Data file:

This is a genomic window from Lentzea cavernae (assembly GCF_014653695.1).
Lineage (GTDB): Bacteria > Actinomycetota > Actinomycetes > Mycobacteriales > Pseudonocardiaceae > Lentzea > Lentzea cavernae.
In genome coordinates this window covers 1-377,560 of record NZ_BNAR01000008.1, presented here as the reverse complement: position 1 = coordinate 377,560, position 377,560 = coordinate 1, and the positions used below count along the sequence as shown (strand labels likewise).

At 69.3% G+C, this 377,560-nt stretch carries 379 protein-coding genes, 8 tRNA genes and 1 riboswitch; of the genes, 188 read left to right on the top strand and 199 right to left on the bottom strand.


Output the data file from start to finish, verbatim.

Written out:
This is a genomic window from Lentzea cavernae (assembly GCF_014653695.1).
Lineage (GTDB): Bacteria > Actinomycetota > Actinomycetes > Mycobacteriales > Pseudonocardiaceae > Lentzea > Lentzea cavernae.
In genome coordinates this window covers 1-377,560 of record NZ_BNAR01000008.1, presented here as the reverse complement: position 1 = coordinate 377,560, position 377,560 = coordinate 1, and the positions used below count along the sequence as shown (strand labels likewise).

At 69.3% G+C, this 377,560-nt stretch carries 379 protein-coding genes, 8 tRNA genes and 1 riboswitch; of the genes, 188 read left to right on the top strand and 199 right to left on the bottom strand.